# Some Calc recipes

See also The GNU Calc Reference
Card.

## Quickly graphing data

### A single set of ordinates

Say we have two columns of data in a GNU Emacs buffer, and we want
to plot them as abscissae and ordinates; e.g.

0.01 20.0
0.02 0.00
0.03 9.97
0.04 0.15
0.05 7.06
0.06 0.90
0.07 4.90
0.08 1.68

- Select the rectangle: with the cursor at the top-left, hit C-SPC
to
`set-mark-command`

then move cursor to the bottom-right.
- Then
`M-# r`

to `calc-dispatch`

and
‘grab rectangle from a buffer’.
- In Calc, hit
`v t`

to `calc-transpose`

, then
`v u`

to `calc-unpack`

the data into two row
vectors.
- Finally hit
`g f`

to `calc-graph-fast`

.
This should produce something like the following graph.

If you want a grid, issue `g g`

(`calc-graph-grid`

) and `g p`

(`calc-graph-plot`

).

#### Using an integer sequence as abscissae

To graph equally spaced ordinates, the abscissae aren't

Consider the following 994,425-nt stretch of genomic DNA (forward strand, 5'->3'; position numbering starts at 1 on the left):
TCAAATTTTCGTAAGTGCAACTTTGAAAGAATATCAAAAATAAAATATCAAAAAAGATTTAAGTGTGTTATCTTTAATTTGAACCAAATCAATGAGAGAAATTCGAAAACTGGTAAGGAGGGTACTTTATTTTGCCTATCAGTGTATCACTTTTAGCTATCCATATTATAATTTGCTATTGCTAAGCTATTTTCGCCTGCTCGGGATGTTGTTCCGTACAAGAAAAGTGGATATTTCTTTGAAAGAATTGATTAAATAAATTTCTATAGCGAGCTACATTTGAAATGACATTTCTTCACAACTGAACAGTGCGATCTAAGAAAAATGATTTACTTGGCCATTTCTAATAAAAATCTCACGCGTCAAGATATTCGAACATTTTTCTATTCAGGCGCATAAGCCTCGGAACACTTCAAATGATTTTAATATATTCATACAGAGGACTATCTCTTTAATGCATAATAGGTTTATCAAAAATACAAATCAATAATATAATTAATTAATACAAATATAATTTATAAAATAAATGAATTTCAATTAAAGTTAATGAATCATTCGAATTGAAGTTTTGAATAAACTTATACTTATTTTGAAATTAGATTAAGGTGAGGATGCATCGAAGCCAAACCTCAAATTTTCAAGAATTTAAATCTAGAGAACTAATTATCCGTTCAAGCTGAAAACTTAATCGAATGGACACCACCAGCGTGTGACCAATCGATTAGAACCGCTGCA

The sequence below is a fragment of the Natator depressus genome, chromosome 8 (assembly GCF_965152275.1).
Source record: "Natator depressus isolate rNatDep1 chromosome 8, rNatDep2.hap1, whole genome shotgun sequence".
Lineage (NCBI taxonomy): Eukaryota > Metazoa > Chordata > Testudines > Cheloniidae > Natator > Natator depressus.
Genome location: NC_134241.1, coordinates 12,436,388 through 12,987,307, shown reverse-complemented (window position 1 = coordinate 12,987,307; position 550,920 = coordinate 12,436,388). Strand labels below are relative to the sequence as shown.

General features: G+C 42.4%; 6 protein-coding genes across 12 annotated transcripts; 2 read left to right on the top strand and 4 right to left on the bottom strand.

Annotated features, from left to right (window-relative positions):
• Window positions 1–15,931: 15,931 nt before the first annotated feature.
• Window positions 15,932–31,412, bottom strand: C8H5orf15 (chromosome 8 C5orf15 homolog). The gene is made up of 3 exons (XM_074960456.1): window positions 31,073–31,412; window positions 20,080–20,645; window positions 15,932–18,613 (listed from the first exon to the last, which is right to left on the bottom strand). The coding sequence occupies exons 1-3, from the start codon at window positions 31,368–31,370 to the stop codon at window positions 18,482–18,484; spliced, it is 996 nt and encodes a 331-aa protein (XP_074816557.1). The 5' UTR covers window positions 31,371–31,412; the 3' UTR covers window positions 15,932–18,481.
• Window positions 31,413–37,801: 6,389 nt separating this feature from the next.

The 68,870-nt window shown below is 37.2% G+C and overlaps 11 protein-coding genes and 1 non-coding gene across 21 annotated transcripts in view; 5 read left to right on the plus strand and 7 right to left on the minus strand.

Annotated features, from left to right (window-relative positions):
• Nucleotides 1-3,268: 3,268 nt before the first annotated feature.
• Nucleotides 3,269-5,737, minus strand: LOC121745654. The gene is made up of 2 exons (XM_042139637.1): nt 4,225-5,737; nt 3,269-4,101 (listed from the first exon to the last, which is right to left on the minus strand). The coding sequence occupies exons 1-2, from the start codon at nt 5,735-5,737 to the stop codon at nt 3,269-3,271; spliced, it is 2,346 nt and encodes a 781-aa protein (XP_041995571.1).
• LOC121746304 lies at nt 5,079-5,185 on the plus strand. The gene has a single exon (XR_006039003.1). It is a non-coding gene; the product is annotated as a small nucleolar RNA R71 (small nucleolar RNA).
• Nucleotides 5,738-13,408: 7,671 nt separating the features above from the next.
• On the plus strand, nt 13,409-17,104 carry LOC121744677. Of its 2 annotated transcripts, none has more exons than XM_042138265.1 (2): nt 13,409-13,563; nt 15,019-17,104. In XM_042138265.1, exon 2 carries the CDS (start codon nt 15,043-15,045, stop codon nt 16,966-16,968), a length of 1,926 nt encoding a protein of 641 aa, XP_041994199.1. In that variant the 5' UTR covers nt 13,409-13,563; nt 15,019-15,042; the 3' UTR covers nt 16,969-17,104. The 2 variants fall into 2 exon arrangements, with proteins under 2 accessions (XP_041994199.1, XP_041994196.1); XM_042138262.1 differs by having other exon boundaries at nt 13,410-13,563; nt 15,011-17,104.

required: just put 0 or 1 in the second position on the GNU Calc
stack before issuing `calc-graph-fast`

.

### Multiple sets of ordinates

Say we have a second set of ordinates in a third column; e.g.

0.01 20.00 8.98
0.02 0.00 6.64
0.03 9.97 5.60
0.04 0.15 4.99
0.05 7.06 4.56
0.06 0.90 4.25
0.07 4.90 4.01
0.08 1.68 3.81

Grab, transpose, and unpack the data as before, but then do
`M-2 g f`

to use 2 lots of ordinates. This produces the following graph. Similarly, for
*n*+1 columns of data representing *n* sets of ordinates,
hit `M-`*n*

before calling
`calc-graph-fast`

.

Calc is slow if the data sets are large.

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Last modified Tue. 15 Jan. 2008 by Geordie
McBain.